I laugh to myself when I hear Country House by Blur, an anthem that epitomized mid 1990s sheer ridiculousness. It comes first to the mind of a few too many people when you mention a band that produced so many better records. As a kid, I did my bit, buying it on cassette only to come home to find that my mum had bought me Roll With It, by Oasis, neutralizing my petty vote in the one week I which I took any notice of ‘the battle for chart supremacy.’ Even at 12, I had some notion of how silly it had all become. As The Great Escape album on which it lived came to a close along with my childhood, the mood hinted at something a little darker, festering beneath the surface. I found myself skipping the singles that only months earlier I’d played to death, drawn instead to Entertain Me and He Thought Of Cars, without anyone else to talk to about why, or whether this was weird.
With hindsight, it’s clear that what was so tantalizing to me about Damon Albarn riding a pig or lunging at the Top of the Pops TV cameras, performing Stereotypes would certainly have started to wilt and die, had one more album been cut from the same caricatured cloth. But Blur were not a band ever in danger of repetition, so I stayed there, eager to hear what they might create next. The Great Escape was everything I bought into as the childhood idea of rock ‘n’ roll without the life experience to know that this could all be the result of mild hedonism, media overhype and four people who were possibly, dangerously close to being untethered from what made them want to make music in the first place. Only they could know those collective and individual motivations, but creativity and self-expression surely had to be a big part of those foundations.
As Blur came out, a departure from Britpop mayhem, my brooding teenage self breathed with relief, or maybe angst as the sound and ideas intrigued and energized me, the step from quirky character observations into distortion and disquiet, something curled tighter, more befitting of a person awaiting a sense of identity. Of course, like most young people, I didn’t consciously understand any of this, just went along with this love of a band and continued to mine what Blur were producing without overthinking it.
It goes on. 13 was another beautiful mutation, synched nicely with my newly discovered raft of teenage romantic issues. Think Tank landed at a time in my life when I had begun to amass enough small clues to think that the creative industry might be the best place to empty my head where they might pay me for what came out if it. The intro line of Ambulance, first track on Think Tank, ‘I ain’t got nothing to be scared of’ was also the opening lyric of the first live Blur gig I made it to and it felt powerfully raw in the primal way live renditions of personal songs tends to. To a passer by, this line was a desktop inspirational quote calendar page waiting to happen, but as a now seasoned junkie of anything that emerged from Damon Albarn’s mind, it felt pure and indicative of a meaningful creative growth spurt for him too.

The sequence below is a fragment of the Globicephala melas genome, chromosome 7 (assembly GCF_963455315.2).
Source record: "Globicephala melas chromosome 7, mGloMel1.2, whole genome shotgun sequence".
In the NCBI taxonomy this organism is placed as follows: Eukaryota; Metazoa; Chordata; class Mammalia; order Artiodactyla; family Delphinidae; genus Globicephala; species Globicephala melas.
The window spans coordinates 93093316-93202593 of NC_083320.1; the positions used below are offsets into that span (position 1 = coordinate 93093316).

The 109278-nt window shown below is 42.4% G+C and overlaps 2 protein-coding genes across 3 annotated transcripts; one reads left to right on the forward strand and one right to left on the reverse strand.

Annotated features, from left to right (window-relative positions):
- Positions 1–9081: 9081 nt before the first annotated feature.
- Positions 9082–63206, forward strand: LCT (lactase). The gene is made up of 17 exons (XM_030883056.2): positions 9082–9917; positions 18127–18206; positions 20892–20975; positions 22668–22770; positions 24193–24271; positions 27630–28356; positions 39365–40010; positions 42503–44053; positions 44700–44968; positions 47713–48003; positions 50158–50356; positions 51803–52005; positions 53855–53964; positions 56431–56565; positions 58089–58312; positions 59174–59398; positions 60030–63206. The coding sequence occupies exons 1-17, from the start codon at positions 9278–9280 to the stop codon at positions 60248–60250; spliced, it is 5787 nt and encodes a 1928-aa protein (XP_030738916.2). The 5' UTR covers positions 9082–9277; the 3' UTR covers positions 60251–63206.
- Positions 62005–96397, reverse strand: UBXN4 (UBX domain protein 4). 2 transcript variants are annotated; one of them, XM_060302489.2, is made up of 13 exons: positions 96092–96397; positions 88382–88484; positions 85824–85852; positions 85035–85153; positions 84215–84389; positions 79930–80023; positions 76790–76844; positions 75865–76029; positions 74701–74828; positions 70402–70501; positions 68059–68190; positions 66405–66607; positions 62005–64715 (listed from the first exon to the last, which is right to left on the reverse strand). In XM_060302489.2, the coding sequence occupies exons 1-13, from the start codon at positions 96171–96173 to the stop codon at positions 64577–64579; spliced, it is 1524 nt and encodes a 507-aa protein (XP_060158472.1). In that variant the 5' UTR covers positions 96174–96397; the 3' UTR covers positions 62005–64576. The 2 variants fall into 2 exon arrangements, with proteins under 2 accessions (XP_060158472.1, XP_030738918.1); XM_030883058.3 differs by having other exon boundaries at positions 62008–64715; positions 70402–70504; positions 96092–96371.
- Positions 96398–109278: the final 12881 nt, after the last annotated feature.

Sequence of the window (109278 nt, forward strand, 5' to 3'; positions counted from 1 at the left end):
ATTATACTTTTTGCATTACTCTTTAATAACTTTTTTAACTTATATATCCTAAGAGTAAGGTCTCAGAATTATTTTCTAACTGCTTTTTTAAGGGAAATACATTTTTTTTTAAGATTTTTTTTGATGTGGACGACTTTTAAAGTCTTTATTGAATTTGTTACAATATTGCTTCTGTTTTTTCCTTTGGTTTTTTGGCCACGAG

For a fan like me, all of Blur’s work stands the test of time, crystalised through my own life experiences, but having seen the evolution of Damon from Britpop poster boy, into a diversely talented and inspiringly ambitious musician, that particular lyric made a deep mark. For anyone trying to light the path ahead with creativity, in a cut-throat commercial world, believing that there really is nothing to be scared of to be true is for the vast majority of the time, getting somewhere close to the realm of science fiction. With a love of a certain craft, a vague idea of where it might fit in the world and an even murkier sense of whether there is a career that could allow this seed to stay alive long enough to flower, the odds are not in your favour. The sooner that truth is accepted then embraced, the easier it gets to work with the unpredictability that defines it. But this has always been the case, in every art form. Illustrator, art director, writer, podcaster, hand lettering specialist, lecturer, workshop leader, overdraft expert, panic technician, the list goes on. Some of these many arbitrary titles are more credible than others. They all in some way help me to make sense of what I’m doing and the reasons why on a weekly basis.
What I do know is that I have survived a decade in the creative industry and even if a lot of the time there is a lot to be scared of, I keep on the path regardless and every-so-often, something positive and personally fulfilling validates that it is the right one for me. I don’t suppose I’ll ever know where it leads and that is, despite the fear, a good thing. That’s why I chose the lyric when it came time to paint onto Andy Cotterill’s series of Damon Albarn photographs for this Lend Me Your Ear collaboration. The quiet moment on Kathy Burke’s sofa lent itself to the sentiment.
He continues to produce work that is always relevant, often ahead of its time and it’s become so routine for him to do so, that most people just nod and consider it what he does. If I know anything of the strange, curious minds that are unable to accept any kind of status quo, to even stop and be truly happy with anything they’ve done, then my guess is that Albarn himself is probably as scared as the rest of us in some deep rooted way and the reaffirmation of that lyric is just as necessary for him as the rest of us who try to stay true to what we are. These days, what is apparent is that my fascination was always bigger than Damon or Blur. As I get into the latter half of my thirties, it seems crystal clear that what drew me towards this bloke from Colchester was the subconscious recognition and inevitable addiction to the ever-changing nature of creativity and the need to become master of the fear to work with it.
The London launch exhibition of ‘Lend Me Your Ear’ runs until 6/6/19 at Stance, 3 Neal Street, Covent Garden and is free to see.